Dyes that Cause Occupational Asthma Include:

bulletReactive dyes
bulletLevafix brilliant yellow E36
bulletDrimaren brilliant yellow K-3GL
bulletCibachrome brilliant scarlet 32
bulletDrimaren brilliant blue K-BL
bulletLanosol yellow 4G
bulletCarmine
bulletBlack henna
bulletMonascus ruber (food colorant)
bulletFD&C blue dye #2 (Chan-Yeung & Malo)

Textile Dyes and Allergic Contact Dermatitis

Dyes are the main skin sensitizers in the textile industry but an uncommon cause of occupational allergic contact dermatitis. Azo dyes (e.g., disperse yellow 3, disperse orange 3, and disperse red 1) may cross-react with p-phenylenediamine. [Marks, p. 347-8] Dyes that cause photoirritant contact dermatitis include eosin, methylene blue, and Disperse blue 35. [Marks, p. 203] Allergic contact dermatitis in textile workers occurs mainly at the dyeing and finishing stages. Disperse dye, including Disperse Blue 124, Disperse Orange 3, Disperse Yellow 3, and Disperse Red 1, are used to dye synthetic fabrics versus reactive dyes used to dye natural fabrics. Formaldehyde resins are the main skin sensitizers at the finishing stage of textile manufacturing. [Kanerva, p. 1110] Of 70 known dye allergens, 50% are disperse, 20% reactive, and 10% acid. Disperse dyes can sensitize both before and after application of dye to the fabric; reactive dye sensitize only before application, for example, in workers mixing dyes. [Kanerva, p. 622-3]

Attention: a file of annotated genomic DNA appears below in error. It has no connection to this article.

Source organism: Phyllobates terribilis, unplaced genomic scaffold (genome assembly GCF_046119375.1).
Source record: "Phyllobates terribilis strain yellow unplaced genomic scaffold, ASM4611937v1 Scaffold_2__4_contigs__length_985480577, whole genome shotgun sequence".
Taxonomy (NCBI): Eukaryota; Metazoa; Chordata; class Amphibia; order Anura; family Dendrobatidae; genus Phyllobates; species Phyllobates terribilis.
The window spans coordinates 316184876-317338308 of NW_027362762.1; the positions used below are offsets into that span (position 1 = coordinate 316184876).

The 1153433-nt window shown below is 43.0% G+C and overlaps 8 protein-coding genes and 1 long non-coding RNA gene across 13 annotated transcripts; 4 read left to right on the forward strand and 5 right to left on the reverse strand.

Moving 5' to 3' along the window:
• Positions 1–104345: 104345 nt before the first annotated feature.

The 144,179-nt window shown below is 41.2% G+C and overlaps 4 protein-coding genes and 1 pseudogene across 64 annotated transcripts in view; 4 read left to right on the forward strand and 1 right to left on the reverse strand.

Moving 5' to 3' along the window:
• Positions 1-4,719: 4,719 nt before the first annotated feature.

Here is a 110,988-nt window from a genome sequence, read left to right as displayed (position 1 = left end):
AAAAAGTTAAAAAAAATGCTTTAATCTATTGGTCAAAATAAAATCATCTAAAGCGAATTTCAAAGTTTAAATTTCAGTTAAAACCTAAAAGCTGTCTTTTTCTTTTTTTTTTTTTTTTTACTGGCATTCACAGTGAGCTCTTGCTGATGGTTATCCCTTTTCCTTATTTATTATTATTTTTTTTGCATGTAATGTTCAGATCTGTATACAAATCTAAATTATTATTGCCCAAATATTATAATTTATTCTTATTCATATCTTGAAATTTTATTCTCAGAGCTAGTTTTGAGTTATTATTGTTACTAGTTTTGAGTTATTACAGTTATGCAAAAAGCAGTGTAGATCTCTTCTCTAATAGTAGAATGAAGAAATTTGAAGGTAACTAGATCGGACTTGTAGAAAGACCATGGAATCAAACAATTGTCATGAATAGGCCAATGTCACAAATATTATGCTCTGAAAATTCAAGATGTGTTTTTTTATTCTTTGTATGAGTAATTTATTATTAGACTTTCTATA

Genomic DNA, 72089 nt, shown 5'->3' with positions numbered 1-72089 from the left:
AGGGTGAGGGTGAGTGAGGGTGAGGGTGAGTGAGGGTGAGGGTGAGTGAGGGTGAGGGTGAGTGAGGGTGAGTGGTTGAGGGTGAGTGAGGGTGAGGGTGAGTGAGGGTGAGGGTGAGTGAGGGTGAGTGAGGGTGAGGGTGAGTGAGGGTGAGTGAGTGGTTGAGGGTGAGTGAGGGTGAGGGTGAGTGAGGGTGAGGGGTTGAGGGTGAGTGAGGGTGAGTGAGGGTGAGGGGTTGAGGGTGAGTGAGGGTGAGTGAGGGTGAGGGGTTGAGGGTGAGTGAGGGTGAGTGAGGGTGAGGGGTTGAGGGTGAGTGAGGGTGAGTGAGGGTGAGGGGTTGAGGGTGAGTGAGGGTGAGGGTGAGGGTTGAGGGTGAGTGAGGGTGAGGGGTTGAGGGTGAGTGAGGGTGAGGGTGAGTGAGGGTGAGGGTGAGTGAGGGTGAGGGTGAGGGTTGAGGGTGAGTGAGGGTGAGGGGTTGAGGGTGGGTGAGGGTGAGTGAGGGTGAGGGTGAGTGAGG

Revised April 10, 2007

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